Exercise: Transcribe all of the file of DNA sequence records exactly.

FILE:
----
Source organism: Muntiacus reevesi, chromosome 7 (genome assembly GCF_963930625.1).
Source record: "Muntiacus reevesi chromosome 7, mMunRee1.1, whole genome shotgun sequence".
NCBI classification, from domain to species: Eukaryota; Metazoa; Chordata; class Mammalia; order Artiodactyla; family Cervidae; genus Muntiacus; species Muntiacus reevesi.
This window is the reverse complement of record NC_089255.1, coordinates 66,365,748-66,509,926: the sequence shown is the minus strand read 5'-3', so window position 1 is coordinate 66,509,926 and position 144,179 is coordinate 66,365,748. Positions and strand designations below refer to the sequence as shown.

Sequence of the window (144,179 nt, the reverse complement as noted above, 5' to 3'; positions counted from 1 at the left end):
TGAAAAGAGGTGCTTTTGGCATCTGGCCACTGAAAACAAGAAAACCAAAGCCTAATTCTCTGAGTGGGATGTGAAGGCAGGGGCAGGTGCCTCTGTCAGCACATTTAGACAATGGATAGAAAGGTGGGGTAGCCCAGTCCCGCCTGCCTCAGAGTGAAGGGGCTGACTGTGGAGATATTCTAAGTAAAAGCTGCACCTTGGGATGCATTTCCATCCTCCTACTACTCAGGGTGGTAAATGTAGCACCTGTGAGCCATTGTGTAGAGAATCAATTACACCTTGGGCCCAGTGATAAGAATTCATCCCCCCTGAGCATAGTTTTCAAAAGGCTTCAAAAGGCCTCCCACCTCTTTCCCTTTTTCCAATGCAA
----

Source organism: Muntiacus reevesi, chromosome 7 (genome assembly GCF_963930625.1).
Source record: "Muntiacus reevesi chromosome 7, mMunRee1.1, whole genome shotgun sequence".
NCBI classification, from domain to species: Eukaryota; Metazoa; Chordata; class Mammalia; order Artiodactyla; family Cervidae; genus Muntiacus; species Muntiacus reevesi.
This window is the reverse complement of record NC_089255.1, coordinates 66,365,748-66,509,926: the sequence shown is the minus strand read 5'-3', so window position 1 is coordinate 66,509,926 and position 144,179 is coordinate 66,365,748. Positions and strand designations below refer to the sequence as shown.

Sequence of the window (144,179 nt, the reverse complement as noted above, 5' to 3'; positions counted from 1 at the left end):
TGAAAAGAGGTGCTTTTGGCATCTGGCCACTGAAAACAAGAAAACCAAAGCCTAATTCTCTGAGTGGGATGTGAAGGCAGGGGCAGGTGCCTCTGTCAGCACATTTAGACAATGGATAGAAAGGTGGGGTAGCCCAGTCCCGCCTGCCTCAGAGTGAAGGGGCTGACTGTGGAGATATTCTAAGTAAAAGCTGCACCTTGGGATGCATTTCCATCCTCCTACTACTCAGGGTGGTAAATGTAGCACCTGTGAGCCATTGTGTAGAGAATCAATTACACCTTGGGCCCAGTGATAAGAATTCATCCCCCCTGAGCATAGTTTTCAAAAGGCTTCAAAAGGCCTCCCACCTCTTTCCCTTTTTCCAATGCAA